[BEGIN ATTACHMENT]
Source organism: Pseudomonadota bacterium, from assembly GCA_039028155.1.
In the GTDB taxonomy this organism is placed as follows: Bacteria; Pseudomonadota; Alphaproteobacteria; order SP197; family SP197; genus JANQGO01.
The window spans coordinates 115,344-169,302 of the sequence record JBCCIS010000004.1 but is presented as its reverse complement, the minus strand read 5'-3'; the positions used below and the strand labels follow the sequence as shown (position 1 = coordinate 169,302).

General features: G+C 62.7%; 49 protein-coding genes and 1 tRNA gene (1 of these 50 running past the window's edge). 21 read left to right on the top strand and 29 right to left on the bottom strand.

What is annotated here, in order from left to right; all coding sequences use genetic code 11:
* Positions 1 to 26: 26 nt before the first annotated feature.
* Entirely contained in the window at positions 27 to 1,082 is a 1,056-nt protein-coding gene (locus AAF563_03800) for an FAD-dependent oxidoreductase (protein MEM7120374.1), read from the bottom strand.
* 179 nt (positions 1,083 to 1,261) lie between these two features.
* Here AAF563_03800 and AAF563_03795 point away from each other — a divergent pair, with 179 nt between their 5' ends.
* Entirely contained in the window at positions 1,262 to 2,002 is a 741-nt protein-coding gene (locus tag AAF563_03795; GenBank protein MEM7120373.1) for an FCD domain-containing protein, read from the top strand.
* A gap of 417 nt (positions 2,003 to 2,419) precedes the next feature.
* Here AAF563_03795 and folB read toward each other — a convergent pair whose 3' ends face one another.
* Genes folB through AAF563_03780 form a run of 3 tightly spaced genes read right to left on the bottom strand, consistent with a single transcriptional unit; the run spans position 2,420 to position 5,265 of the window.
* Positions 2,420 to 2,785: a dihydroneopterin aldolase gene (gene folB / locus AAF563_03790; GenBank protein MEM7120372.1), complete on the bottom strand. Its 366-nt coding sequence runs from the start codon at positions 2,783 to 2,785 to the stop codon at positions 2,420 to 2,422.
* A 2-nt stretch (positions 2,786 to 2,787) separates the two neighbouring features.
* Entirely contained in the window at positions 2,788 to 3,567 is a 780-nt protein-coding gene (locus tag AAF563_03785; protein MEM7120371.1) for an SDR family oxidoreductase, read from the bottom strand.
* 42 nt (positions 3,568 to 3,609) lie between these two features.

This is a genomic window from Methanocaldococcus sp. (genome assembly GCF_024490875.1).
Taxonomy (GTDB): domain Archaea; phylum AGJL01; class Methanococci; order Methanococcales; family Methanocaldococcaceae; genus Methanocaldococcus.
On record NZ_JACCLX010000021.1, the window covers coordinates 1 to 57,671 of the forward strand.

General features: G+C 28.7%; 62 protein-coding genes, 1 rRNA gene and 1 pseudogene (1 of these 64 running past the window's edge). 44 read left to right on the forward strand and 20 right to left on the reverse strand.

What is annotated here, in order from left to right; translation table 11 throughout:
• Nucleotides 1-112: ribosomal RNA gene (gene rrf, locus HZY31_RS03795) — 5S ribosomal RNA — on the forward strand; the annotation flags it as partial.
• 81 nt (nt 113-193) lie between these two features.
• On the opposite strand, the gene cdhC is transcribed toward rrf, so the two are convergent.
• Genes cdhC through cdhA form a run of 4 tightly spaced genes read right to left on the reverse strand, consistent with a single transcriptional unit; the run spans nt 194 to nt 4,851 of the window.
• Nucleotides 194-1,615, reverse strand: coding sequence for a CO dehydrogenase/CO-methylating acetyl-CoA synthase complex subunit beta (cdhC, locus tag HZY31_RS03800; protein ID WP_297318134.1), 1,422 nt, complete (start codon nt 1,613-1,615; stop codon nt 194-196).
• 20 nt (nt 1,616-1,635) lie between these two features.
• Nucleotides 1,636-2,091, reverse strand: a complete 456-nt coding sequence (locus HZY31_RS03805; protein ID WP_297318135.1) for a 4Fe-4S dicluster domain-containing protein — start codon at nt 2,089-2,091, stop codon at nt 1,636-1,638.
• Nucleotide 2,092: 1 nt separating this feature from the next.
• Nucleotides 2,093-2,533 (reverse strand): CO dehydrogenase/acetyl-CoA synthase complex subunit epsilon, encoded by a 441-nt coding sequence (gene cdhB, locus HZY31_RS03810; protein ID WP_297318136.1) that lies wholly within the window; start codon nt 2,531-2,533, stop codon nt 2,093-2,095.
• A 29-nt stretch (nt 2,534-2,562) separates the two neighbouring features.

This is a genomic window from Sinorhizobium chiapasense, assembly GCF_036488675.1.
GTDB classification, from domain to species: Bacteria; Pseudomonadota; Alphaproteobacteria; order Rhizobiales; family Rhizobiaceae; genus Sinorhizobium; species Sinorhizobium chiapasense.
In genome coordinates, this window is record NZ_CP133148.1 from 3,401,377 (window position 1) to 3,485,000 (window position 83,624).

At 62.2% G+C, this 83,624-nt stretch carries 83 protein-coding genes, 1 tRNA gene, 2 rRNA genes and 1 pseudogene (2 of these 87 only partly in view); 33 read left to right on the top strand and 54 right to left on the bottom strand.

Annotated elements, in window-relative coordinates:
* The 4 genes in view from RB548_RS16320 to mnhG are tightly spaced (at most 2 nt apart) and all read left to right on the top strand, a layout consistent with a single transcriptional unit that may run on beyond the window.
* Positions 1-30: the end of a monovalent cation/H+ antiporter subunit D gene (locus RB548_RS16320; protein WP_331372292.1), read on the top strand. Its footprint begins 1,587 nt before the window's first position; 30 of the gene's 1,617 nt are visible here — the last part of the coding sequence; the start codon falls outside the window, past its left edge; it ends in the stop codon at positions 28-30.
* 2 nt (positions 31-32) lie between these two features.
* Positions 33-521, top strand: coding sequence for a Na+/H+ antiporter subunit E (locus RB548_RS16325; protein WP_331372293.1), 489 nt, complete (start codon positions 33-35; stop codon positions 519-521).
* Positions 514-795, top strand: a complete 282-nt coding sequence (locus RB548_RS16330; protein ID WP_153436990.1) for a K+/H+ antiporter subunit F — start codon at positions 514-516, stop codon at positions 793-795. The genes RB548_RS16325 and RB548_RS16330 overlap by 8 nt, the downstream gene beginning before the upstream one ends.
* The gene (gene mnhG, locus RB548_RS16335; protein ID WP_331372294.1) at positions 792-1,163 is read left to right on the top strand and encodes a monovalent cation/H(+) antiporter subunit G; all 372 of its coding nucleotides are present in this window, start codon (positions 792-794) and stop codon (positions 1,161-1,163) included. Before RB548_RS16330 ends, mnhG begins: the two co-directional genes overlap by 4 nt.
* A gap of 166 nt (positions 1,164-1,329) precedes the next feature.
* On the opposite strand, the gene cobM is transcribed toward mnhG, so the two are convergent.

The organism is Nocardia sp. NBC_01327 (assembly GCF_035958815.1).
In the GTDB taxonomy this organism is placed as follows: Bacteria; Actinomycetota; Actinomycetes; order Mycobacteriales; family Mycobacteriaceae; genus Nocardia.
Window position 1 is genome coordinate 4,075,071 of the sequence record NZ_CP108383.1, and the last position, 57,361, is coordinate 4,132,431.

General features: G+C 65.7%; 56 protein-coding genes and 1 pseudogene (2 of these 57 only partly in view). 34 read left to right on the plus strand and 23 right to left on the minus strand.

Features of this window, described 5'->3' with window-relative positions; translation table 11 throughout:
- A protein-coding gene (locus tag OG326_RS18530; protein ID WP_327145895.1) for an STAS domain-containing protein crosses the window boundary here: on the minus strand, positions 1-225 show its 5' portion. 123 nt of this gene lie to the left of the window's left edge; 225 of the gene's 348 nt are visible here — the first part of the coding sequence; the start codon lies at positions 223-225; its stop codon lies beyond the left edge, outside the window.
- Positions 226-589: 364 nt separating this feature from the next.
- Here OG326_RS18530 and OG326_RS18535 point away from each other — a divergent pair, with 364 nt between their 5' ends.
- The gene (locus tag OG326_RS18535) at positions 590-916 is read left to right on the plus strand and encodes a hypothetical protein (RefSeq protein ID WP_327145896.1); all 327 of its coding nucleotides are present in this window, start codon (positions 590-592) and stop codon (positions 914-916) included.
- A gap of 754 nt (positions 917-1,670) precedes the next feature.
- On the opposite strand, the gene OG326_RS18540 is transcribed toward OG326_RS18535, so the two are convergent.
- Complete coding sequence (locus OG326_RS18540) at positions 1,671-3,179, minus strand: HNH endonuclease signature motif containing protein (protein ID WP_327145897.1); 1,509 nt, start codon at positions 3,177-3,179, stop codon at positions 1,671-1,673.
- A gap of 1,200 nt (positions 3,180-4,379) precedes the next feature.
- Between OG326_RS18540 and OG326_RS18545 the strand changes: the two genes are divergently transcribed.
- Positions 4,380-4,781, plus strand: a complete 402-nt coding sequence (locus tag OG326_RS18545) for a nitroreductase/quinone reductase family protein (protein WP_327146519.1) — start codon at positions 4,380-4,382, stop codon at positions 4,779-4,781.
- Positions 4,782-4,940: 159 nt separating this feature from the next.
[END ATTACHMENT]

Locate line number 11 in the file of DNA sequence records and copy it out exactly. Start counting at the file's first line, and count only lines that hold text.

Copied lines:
* A gap of 417 nt (positions 2,003 to 2,419) precedes the next feature.